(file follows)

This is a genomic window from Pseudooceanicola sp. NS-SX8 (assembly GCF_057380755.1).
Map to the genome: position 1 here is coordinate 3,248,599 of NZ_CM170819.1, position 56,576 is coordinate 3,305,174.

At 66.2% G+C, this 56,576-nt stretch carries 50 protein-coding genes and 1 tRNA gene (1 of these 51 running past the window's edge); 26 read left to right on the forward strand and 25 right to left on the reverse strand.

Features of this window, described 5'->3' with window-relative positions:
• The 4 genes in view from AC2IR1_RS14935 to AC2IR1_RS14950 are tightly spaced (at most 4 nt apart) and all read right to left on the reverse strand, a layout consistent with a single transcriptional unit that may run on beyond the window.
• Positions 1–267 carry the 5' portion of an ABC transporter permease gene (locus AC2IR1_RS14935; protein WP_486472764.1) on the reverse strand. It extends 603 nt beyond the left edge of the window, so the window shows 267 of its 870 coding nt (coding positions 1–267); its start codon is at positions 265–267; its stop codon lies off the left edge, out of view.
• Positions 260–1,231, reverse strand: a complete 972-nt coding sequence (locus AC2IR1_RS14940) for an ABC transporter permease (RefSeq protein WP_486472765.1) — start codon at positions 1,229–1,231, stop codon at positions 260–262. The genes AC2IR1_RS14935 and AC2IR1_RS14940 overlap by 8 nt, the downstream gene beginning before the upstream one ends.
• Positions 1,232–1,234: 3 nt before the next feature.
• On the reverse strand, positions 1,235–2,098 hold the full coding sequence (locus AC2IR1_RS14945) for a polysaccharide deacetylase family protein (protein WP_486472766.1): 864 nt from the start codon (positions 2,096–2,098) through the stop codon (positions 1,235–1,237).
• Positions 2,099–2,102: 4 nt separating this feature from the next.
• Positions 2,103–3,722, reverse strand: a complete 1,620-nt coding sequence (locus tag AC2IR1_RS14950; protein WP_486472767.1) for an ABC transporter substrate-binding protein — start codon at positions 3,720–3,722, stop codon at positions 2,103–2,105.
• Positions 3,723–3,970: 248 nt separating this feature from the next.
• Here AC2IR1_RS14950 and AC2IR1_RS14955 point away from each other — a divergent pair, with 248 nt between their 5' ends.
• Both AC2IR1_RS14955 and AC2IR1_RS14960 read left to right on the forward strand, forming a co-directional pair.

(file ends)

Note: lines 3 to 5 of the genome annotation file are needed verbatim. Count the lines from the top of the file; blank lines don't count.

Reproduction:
At 66.2% G+C, this 56,576-nt stretch carries 50 protein-coding genes and 1 tRNA gene (1 of these 51 running past the window's edge); 26 read left to right on the forward strand and 25 right to left on the reverse strand.

Features of this window, described 5'->3' with window-relative positions:
• The 4 genes in view from AC2IR1_RS14935 to AC2IR1_RS14950 are tightly spaced (at most 4 nt apart) and all read right to left on the reverse strand, a layout consistent with a single transcriptional unit that may run on beyond the window.